June 24, 2007

Positivity: RIP, Bob Evans

Filed under: Business Moves,Positivity — Tom @ 7:00 am

Bob Evans and his wife Jewell were a couple of those amazing something-out-of-nothing folks of the free-enterprise system (what follows is from the company’s web site):

Bob Evans
Company Founder
1918-2007

Robert (Bob) Evans was born on May 30, 1918, in the village of Sugar Ridge, Ohio. The family moved to Gallia County in 1929, where young Bob and his two sisters could grow up in the company of their many aunts, uncles and cousins. Bob married Jewell Waters in June of 1940. They moved to Gallipolis where he bought a restaurant named the Malt Shop in the early 1940s. When Bob was inducted into the army, he sold his interest in the restaurant to a friend.

In 1945, when he returned from stateside service in World War II, Bob worked for family-operated Evans Packing Company, part of the time as a company officer. In 1946, he took the first step in what would later become Bob Evans Farms Inc. when he opened a 12-seat, 24-hour restaurant upriver from downtown Gallipolis. He still owned a farm in Bidwell and started the restaurant so he would have enough money to pay off his mortgage. As it turned out, that small restaurant would change Bob and Jewell Evan’s life.

Because it was located next to the Gallipolis Terminal truck depot, Bob called his restaurant the Terminal Steak House and later changed the name to the Bob Evans Steak House. Jewell baked the pies for the restaurant. Her kitchen would later become the test site for every product Bob sold. The restaurant became one of the most popular places in Gallipolis. The Steak House was best known for its breakfasts, especially among hungry truck drivers, who were his steadiest customers.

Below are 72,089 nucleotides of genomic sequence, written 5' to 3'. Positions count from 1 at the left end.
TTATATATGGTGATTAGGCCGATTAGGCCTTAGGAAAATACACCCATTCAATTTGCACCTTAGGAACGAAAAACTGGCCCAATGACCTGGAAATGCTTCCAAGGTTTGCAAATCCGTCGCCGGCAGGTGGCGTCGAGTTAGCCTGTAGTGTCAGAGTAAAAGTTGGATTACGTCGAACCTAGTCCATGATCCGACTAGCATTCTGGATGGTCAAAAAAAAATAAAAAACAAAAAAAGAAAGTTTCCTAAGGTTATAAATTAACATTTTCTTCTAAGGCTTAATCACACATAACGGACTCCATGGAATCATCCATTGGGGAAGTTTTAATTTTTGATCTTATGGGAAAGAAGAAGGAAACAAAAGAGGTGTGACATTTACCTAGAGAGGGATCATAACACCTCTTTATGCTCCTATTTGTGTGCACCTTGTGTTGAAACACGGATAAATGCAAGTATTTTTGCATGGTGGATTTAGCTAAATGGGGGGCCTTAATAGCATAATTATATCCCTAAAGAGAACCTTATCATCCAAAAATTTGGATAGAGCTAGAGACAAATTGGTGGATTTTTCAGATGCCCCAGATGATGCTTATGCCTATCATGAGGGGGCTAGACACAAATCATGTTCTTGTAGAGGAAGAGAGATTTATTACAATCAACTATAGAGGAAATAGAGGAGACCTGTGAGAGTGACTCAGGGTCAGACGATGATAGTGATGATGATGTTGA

Bob wasn’t satisfied with the quality of the sausage he was able to purchase to serve in the Steak House, so he “set about trying to find a good recipe.” Bob remembered the quality sausage his family had made for years and he set about experimenting, with Jewell as a taster. He took the sausage to the Steak House customers and credits his truck-driving friends with “doing my research for me.”

Before long, the drivers and Gallipolis locals were asking to buy Bob’s sausage to take home to family and friends. Bob decided to take time off from the Steak House to make sausage. He put it in 5- and 10-pound tubs and sold all he could make. Bob knew he was “onto something” that could be even more successful than his restaurant business.

Starting with $1,000 ($500 of his and $500 from his father), three hogs, 40 pounds of black pepper, 50 pounds of sage and a few other ingredients, Bob started his sausage business from his farm in Bidwell in 1948. He expanded production in 1950 with a 28 X 40-foot pole barn building and one employee. Before long, Bob Evans was also selling sausage to groceries and meat markets and called it Bob Evans Farms Sausage.

Five friends and family members joined Bob as partners in 1953, incorporating as Bob Evans Farms Inc. By 1957, Bob Evans Sausage was being delivered by a fleet of 14 trucks to nearly 1,800 locations. The company opened a total of four sausage plants to keep up with demand.

In 1963, Bob Evans Farms Inc. “went public,” listing on the Nasdaq with an original issue of 160,000 shares. Anyone who bought 1,000 shares at $9 per share then would have seen that stock multiply in value to more than $2 million today.